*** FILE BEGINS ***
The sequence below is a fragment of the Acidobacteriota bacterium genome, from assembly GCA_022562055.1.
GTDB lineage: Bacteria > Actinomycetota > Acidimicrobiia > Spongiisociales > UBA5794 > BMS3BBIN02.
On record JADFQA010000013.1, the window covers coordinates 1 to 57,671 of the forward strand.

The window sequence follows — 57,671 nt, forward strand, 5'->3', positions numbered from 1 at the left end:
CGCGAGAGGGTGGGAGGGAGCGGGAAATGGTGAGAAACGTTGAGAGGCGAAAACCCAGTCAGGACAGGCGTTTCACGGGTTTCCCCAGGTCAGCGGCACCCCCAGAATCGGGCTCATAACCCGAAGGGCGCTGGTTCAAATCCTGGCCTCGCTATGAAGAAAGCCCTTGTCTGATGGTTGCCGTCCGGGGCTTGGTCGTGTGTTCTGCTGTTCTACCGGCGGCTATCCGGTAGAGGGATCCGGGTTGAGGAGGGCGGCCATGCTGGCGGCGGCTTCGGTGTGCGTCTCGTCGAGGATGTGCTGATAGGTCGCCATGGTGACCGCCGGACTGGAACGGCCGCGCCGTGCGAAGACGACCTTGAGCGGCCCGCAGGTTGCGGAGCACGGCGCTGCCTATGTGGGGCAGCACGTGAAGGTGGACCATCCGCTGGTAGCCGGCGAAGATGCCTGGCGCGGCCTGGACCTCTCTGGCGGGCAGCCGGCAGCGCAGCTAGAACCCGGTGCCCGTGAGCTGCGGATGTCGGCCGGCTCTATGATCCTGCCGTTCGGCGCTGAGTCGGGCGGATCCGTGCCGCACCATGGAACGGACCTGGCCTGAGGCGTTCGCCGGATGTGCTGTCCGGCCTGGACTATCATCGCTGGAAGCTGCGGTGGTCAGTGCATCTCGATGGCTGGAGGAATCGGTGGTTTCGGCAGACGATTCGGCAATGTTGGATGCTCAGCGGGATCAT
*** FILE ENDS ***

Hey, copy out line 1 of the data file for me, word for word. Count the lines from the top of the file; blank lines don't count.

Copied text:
The sequence below is a fragment of the Acidobacteriota bacterium genome, from assembly GCA_022562055.1.